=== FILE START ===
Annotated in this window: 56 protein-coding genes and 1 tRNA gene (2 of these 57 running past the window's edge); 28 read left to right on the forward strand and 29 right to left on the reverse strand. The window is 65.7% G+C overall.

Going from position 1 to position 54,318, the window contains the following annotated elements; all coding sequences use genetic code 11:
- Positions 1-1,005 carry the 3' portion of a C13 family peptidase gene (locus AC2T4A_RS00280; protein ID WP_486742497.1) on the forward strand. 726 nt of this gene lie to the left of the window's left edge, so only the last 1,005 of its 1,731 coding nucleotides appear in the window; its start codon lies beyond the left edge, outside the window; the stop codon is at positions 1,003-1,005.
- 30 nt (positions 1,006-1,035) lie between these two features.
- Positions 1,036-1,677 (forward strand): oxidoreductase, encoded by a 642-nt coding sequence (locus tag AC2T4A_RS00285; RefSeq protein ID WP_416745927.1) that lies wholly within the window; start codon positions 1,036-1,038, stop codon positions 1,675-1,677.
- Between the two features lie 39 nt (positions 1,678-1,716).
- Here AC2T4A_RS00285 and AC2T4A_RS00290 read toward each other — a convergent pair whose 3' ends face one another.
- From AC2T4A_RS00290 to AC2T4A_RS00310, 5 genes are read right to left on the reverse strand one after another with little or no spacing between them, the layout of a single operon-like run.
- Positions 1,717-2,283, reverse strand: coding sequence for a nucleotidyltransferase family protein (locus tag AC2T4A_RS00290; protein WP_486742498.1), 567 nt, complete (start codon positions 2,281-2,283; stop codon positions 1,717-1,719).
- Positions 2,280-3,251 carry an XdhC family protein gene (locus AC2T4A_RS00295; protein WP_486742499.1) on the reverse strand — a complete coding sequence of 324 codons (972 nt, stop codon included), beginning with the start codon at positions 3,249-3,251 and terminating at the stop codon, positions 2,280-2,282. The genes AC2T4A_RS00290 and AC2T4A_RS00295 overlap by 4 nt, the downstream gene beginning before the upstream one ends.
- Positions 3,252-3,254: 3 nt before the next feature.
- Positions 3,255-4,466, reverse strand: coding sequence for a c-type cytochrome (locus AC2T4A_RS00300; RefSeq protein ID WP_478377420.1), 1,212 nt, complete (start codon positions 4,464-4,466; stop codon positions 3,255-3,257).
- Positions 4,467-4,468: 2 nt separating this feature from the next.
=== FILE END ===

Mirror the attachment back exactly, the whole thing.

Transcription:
Annotated in this window: 56 protein-coding genes and 1 tRNA gene (2 of these 57 running past the window's edge); 28 read left to right on the forward strand and 29 right to left on the reverse strand. The window is 65.7% G+C overall.

Going from position 1 to position 54,318, the window contains the following annotated elements; all coding sequences use genetic code 11:
- Positions 1-1,005 carry the 3' portion of a C13 family peptidase gene (locus AC2T4A_RS00280; protein ID WP_486742497.1) on the forward strand. 726 nt of this gene lie to the left of the window's left edge, so only the last 1,005 of its 1,731 coding nucleotides appear in the window; its start codon lies beyond the left edge, outside the window; the stop codon is at positions 1,003-1,005.
- 30 nt (positions 1,006-1,035) lie between these two features.
- Positions 1,036-1,677 (forward strand): oxidoreductase, encoded by a 642-nt coding sequence (locus tag AC2T4A_RS00285; RefSeq protein ID WP_416745927.1) that lies wholly within the window; start codon positions 1,036-1,038, stop codon positions 1,675-1,677.
- Between the two features lie 39 nt (positions 1,678-1,716).
- Here AC2T4A_RS00285 and AC2T4A_RS00290 read toward each other — a convergent pair whose 3' ends face one another.
- From AC2T4A_RS00290 to AC2T4A_RS00310, 5 genes are read right to left on the reverse strand one after another with little or no spacing between them, the layout of a single operon-like run.
- Positions 1,717-2,283, reverse strand: coding sequence for a nucleotidyltransferase family protein (locus tag AC2T4A_RS00290; protein WP_486742498.1), 567 nt, complete (start codon positions 2,281-2,283; stop codon positions 1,717-1,719).
- Positions 2,280-3,251 carry an XdhC family protein gene (locus AC2T4A_RS00295; protein WP_486742499.1) on the reverse strand — a complete coding sequence of 324 codons (972 nt, stop codon included), beginning with the start codon at positions 3,249-3,251 and terminating at the stop codon, positions 2,280-2,282. The genes AC2T4A_RS00290 and AC2T4A_RS00295 overlap by 4 nt, the downstream gene beginning before the upstream one ends.
- Positions 3,252-3,254: 3 nt before the next feature.
- Positions 3,255-4,466, reverse strand: coding sequence for a c-type cytochrome (locus AC2T4A_RS00300; RefSeq protein ID WP_478377420.1), 1,212 nt, complete (start codon positions 4,464-4,466; stop codon positions 3,255-3,257).
- Positions 4,467-4,468: 2 nt separating this feature from the next.